I recently organized and participated in a team for the 2019 edition of the Galactic Puzzle Hunt. This post is my reflections on that process.
Organizing a team
Teams for the puzzle hunt can be up to 10 people , so the first step was to attempt to find other people who are at least as insane as I am. I put out a tweet linking to a Google Form (and also messaged a few friends), asking (amongst a few other things) for a time commitment, with the intent that I’d select team members most happy to spend time on it.
As it happened, I only got seven signups (including myself), so that was my team formed. I thought that was a reasonable number, but it did have a lot of people only able to make a small time commitment, and I should have kept searching for more people. My perception was we had ~2.5 daytime solvers on average.
There were a few people who gave us some help during the hunt, so I think that means I need to promote signups more next year.
Having brought together some people, we needed a team name. A bunch of ideas we had (some of which followed the Antarctica theme for the puzzle hunt):
- Production Freeze
- By accepting this team name you agree to our EULA
- Fizz puzz
- Ice climbers
But “How about ☃ repeated as many times as the registration form will allow?” was most liked. Confession time: I didn’t actually do this. Instead, I went for three rows of snowmen (as displayed on my laptop). So while we didn’t have the longest team name, we did have the most vertical space in the team list.
Perhaps next year we’ll figure out how to consume even more vertical space with our team name?
We used Slack and Google Docs to coordinate. In the Slack workspace, there was a #coordination channel which had login details, a periodically updated “best puzzles to work on” post, celebrations of solved puzzles, and occasional calls for help. Puzzle solving didn’t happen in that channel: instead, we created a channel per puzzle.
It’s hard to predict what technology will be best to solve a puzzle, but generally we always want a document to describing what we’ve tried and with partial progress (which eventually morphs into a “how to solve the puzzle” doc). All of these documents got put into a shared Google Drive folder, and each puzzle channel in Slack had a topic linking to the relevant doc for easy access.
A few of the puzzles needed more than a doc. We also used:
- Photos shared in Slack (for a physical jigsaw-like puzzle)
- Images shared in Slack
- Google My Maps in Drive (super-useful for visualising latitude/longitude pairs and looking for patterns)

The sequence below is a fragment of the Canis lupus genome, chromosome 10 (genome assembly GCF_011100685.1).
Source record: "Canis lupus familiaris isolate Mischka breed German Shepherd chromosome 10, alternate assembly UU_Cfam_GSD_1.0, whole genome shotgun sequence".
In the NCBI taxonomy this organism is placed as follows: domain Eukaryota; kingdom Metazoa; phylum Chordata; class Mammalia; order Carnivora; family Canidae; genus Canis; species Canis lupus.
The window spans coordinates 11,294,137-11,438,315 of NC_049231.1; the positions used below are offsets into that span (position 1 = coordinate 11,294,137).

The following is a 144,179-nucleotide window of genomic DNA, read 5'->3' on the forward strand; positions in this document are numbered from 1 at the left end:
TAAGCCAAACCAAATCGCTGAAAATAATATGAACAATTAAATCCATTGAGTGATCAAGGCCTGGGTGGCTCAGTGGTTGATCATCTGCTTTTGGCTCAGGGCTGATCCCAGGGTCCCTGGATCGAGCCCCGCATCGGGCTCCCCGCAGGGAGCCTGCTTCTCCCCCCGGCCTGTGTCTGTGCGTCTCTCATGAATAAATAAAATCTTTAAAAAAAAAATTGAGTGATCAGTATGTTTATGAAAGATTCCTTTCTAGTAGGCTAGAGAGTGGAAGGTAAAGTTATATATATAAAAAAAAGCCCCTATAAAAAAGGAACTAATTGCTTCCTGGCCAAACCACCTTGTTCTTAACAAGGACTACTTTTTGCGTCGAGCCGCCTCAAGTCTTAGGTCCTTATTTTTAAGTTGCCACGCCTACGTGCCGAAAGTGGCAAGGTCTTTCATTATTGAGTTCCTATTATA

- Google Spreadsheets in Drive (although a few times I started to create one, and then replaced it with a table in a Google Doc)
- Google Colaboratory in Drive (omg sharable Python code with notes!)
I was generally happy with the technology choices, although I need to figure out how to use Colaboratory in a way that involves less clicking and makes better use of my vim muscle memory.
Something I keep saying about puzzle hunts is that it’s important to have lots of people on the team, even if they aren’t spending gross amounts of time solving puzzles. What’s really important is that there’s a continuous stream of “have you tried <thing>?” ideas and “that looks kinda like <other thing>” observations: otherwise, you get stuck trying to solve a puzzle and then get frustrated at not having ideas, which isn’t a great mental state to be producing ideas with.
I’m very grateful to my team members for contributing their time: I think I spent less time in that stuck state than I have in previous years, but there’s definitely still room for improvement there.
There were also a few times where I think we had trouble because we didn’t quite know what “rules” the puzzle authors were playing by, so to speak. In one case, I wrote a bunch of Python code looking for patterns in some data because of a perceived hint in the puzzle title, which turned out to be a wild goose chase. There was also at least one hint spent on something where we should have just been able to get it out by being more rigorous.
- Out of 717 registered teams: top 33%
- Out of 505 teams who solved at least one puzzle: top 47%
I’m pretty happy with how we went: I only wish we’d managed to finish our half-solved metapuzzle in time!
For next year’s Galactic Puzzle Hunt (or any other ones for that matter), I’ve been thinking lately about doing some training sessions (where you solve a puzzle, but there’s zero-cost hints as soon as you get stuck). If this sounds interesting, hit me up?
|||Although the rules also say “You may use any external sources for help, including other people, as long as they aren’t helping other teams and aren’t actively participating in the hunt.”|